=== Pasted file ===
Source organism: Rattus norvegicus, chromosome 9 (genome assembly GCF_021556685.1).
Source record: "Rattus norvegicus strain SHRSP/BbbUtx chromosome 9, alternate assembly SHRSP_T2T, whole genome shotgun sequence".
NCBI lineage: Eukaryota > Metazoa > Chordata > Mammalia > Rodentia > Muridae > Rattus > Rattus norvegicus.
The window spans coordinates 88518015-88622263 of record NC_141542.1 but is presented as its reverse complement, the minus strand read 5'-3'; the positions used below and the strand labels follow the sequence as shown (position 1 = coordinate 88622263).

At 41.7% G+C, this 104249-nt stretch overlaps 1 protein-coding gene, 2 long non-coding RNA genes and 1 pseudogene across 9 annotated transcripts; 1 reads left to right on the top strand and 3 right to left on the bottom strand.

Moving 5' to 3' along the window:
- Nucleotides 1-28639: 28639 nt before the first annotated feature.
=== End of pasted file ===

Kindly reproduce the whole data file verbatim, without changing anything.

Source organism: Rattus norvegicus, chromosome 9 (genome assembly GCF_021556685.1).
Source record: "Rattus norvegicus strain SHRSP/BbbUtx chromosome 9, alternate assembly SHRSP_T2T, whole genome shotgun sequence".
NCBI lineage: Eukaryota > Metazoa > Chordata > Mammalia > Rodentia > Muridae > Rattus > Rattus norvegicus.
The window spans coordinates 88518015-88622263 of record NC_141542.1 but is presented as its reverse complement, the minus strand read 5'-3'; the positions used below and the strand labels follow the sequence as shown (position 1 = coordinate 88622263).

At 41.7% G+C, this 104249-nt stretch overlaps 1 protein-coding gene, 2 long non-coding RNA genes and 1 pseudogene across 9 annotated transcripts; 1 reads left to right on the top strand and 3 right to left on the bottom strand.

Moving 5' to 3' along the window:
- Nucleotides 1-28639: 28639 nt before the first annotated feature.